Burt Wolf's Table: Halifax - #222

BURT WOLF:   Halifax ... on the east coast of Canada.  Surrounded by clear clean waters that produce some of the world's finest seafood.  It's the place to look at the magnificent, natural charm of North America.  To learn how to take the meat out of a lobster...  Cook up some great tasting and easy recipes...  And find out what politicians and crabs have in common.  So join me in Halifax at Burt Wolf's Table.

The first Europeans to see the coast of Nova Scotia were probably the Vikings who stopped by during the eleventh century.  But they were just visiting.  The first fellow to drop in with the idea of claiming the land for a European king or queen was the explorer John Cabot, who arrived here from England in 1497. 

They used Cabot's voyages as the basis of their claim of discovery.  They believed that the area was destined to become New Scotland, in the same way that they believed the shores to the south were destined to become New England. 

And so in 1749 Colonel Edward Cornwallis showed up here with 2,500 British Colonists, and they proceeded to build a classic replica of an English town.  They called in Halifax.

He built it on the world's second largest natural harbor ... the British being ever-intent on ruling the waves.  And he reproduced everything he could to remind him of jolly old England ... including the food.  Roasts, puddings, biscuits, double-crusted fruit pies, and an elegant tea service that is still in fashion.

Every day the mayor of Halifax has an open tea.  All of the citizens are invited in the hope that they will come and speak their mind.

The town itself and the surrounding countryside with its coastal villages presents some of the most beautiful parts of North America's east coast.  Bill Goddard is a native of Halifax and a pilot with Cougar Copters.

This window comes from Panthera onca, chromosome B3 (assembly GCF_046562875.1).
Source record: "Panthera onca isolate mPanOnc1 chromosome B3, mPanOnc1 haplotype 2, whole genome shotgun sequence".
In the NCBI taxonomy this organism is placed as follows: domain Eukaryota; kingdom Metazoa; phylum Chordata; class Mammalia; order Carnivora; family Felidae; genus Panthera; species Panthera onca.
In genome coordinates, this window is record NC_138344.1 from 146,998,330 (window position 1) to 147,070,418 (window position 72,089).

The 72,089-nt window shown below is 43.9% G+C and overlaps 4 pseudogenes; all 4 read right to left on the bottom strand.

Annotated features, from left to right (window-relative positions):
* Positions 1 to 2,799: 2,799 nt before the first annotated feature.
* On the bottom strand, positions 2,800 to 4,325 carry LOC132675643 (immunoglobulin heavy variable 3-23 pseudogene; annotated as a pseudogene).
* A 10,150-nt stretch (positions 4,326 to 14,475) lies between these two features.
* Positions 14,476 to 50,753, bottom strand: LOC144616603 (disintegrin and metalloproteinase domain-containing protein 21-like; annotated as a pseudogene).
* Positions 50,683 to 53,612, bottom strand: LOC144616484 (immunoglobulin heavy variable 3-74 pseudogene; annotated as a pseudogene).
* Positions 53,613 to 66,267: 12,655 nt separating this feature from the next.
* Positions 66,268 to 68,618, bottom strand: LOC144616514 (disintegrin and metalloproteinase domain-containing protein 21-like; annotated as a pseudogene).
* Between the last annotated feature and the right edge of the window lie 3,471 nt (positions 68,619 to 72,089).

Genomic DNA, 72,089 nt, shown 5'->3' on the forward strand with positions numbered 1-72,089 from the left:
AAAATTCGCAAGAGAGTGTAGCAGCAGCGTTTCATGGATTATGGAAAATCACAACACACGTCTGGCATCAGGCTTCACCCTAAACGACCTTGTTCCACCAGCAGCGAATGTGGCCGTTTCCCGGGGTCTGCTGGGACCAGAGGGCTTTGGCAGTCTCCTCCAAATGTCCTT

BILL GODDARD:   When the first explorers came to Halifax from the sea, this is what they saw ... it's a fabulous coast ... that strip of land down there is called McNab's Island.  It looks beautiful now ... but in the old days ... if they caught a deserter from the British Navy they'd hang him from the gallows right there on the shore.  As the other British ships would come in they'd see the deserter hanging there ... it was like a stop sign that said “don't desert here.”

BURT WOLF:   Um ... that's a pretty effective sign I bet.  (LAUGHS)

BILL GODDARD:   The sea is central to the story of Halifax ... that's the world's largest natural harbor ... and it's ice-free all year ... the only one that's bigger is in Australia.  That's Peggy's Cove ... it's a fishing village that sits right on the granite rocks ... it looks just the way it always has.  They say it's the most photographed fishing village in the world.

You know, Captain Kidd buried his treasure around here ...


BILL GODDARD:   There are a number of groups trying to figure out how to find it.  This was a big area for pirates.

BURT WOLF:   Sure, they must have loved it.  After a tough season of sinking ships and stealing treasures and looting and killing ... you know, there's a lot of pressure to being a pirate ... it must have been really nice to come up here and mellow out ... and relax in a seaside village.

But it looks like most of your visitors are families just relaxing or couples taking time off.

BILL GODDARD:   True.  Or lovers of good food -- like you.

BURT WOLF:   I'm definitely a food lover in terms of eating.  But I'm even more interested in food folklore and history.  And as I look at Nova Scotia's past ... I see a very strong New England influence.

The original French settlers to arrive in Nova Scotia called themselves Acadians ... after an ancient Greek word that meant “dwellers in the land of innocence.”  They had been the first European colonists in the area ... but by 1755 they were living on territory controlled by the British.  And there were ten thousand Acadians.

Now, that made the British nervous.  They were afraid that the Acadians were going to side with the French in the constant Anglo-French wars of the period.  And so the British troops gathered up all of the the Acadian families and forced them out of Nova Scotia. 

They scattered them all over North America ... some as far south as New Orleans.  As a matter of fact, the people in the New Orleans area who are known as cajuns are actually the descendents of the Acadians who were forced out of this area.  And the British took the farms that belonged to the Acadians, which just happened to be on the best farm land in the area, and sold them to loyal British subjects in New England.

That influx of New Englanders became even greater during the American Revolution, when thirty thousand people loyal to the king of England moved up here.